Peres at Holocaust Rememberance Day.
“Every man has a name,” the Knesset proclaimed Monday at its annual Holocaust Remembrance Day ceremony, in which officials read names of those who perished.
Many of the ministers, MKs and others read names of family members killed by the Nazis.
Knesset Speaker Yuli Edelstein opened the ceremony, named after the poem by Zelda, “Every Man Has a Name,” by saying “every man must have a name, not a number, a real name, that his parents gave him.”
President Shimon Peres told of his family in the town of Vishniyeva, which was then in Poland and now in Belarus. They were killed together with the 2,060 residents of their town. They were gathered in a wood synagogue, which was then burned down by the Nazis.
“Half of the Jews of Vishniyeva made aliya to Israel. The other half were burned alive,” Peres said. “Our body was split in half. Our souls remain one. They live here, in Israel, in an independent Jewish state that cannot be destroyed.”
Prime Minister Binyamin Netanyahu read names of his father-in-law Shmuel Ben-Artzi’s family members, as well as a poem Ben-Artzi wrote mourning the loss.
Former Knesset speaker Shevach Weiss, a Holocaust survivor, spoke out against the way survivors are depicted in the media.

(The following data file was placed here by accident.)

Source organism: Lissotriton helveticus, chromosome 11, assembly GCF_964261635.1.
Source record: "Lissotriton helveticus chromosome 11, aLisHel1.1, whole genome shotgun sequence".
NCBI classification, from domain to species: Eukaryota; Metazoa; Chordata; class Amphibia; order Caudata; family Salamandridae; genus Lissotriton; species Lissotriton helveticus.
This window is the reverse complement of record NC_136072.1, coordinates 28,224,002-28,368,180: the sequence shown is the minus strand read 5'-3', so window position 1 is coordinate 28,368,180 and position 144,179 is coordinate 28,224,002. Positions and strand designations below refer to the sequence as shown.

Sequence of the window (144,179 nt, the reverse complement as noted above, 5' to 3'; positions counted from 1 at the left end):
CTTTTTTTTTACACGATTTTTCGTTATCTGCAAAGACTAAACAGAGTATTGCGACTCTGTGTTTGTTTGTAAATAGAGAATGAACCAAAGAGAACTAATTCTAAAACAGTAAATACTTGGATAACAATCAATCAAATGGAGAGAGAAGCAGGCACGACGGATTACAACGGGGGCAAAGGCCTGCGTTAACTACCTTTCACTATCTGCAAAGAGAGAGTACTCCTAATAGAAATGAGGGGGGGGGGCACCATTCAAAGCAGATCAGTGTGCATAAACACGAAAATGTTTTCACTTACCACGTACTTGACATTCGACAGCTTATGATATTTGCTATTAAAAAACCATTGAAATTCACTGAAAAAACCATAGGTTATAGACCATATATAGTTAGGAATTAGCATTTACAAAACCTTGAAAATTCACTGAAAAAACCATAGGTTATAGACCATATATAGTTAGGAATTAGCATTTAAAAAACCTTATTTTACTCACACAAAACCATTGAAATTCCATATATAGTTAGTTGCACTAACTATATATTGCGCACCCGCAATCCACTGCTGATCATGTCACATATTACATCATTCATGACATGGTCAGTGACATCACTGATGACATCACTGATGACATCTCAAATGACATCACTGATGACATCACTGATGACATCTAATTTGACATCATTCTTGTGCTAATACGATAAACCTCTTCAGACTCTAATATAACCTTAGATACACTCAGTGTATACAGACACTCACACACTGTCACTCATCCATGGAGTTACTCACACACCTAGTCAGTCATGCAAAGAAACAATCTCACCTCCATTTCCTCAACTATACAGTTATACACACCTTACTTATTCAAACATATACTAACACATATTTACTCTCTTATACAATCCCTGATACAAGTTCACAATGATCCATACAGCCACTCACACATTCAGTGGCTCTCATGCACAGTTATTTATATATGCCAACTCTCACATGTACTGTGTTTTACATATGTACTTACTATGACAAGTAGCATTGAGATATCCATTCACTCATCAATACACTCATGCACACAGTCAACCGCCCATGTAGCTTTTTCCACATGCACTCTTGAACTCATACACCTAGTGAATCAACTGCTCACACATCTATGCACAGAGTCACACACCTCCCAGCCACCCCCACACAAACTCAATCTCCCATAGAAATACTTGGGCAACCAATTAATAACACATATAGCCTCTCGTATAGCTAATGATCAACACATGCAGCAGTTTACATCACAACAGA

“We’re not pitiful, even though some try to show us this way. We came here. We built families, a state,” he said. “I want the government to remember that.”
At the beginning of the ceremony, Ashkenazi Chief Rabbi David Lau read from psalms and IDF Chief Cantor Shai Abramson chanted the “El Maleh Rachamim” prayer.
Diaspora Affairs Minister Naftali Bennett, whose ministry cosponsored the event along with Yad Vashem, said the mourner’s kaddish.
Six candles were lit in memory of the six million who were killed. Two were be lit by Kathleen Schwartz and Yitzhak Livnat, Holocaust survivors who participated in the Knesset delegation to Auschwitz earlier this year.
Public Security Minister Yitzhak Aharonovich, whose parents were survivors, lit another candle. Dina Lavie, mother-in-law of MK Aliza Lavie (Yesh Atid) lit the third, followed by Esther Cohen, Bayit Yehudi MK Orit Struck’s mother, and Naomi Katz, mother-in-law of MK Dov Henin (Hadash). All three are Holocaust survivors.
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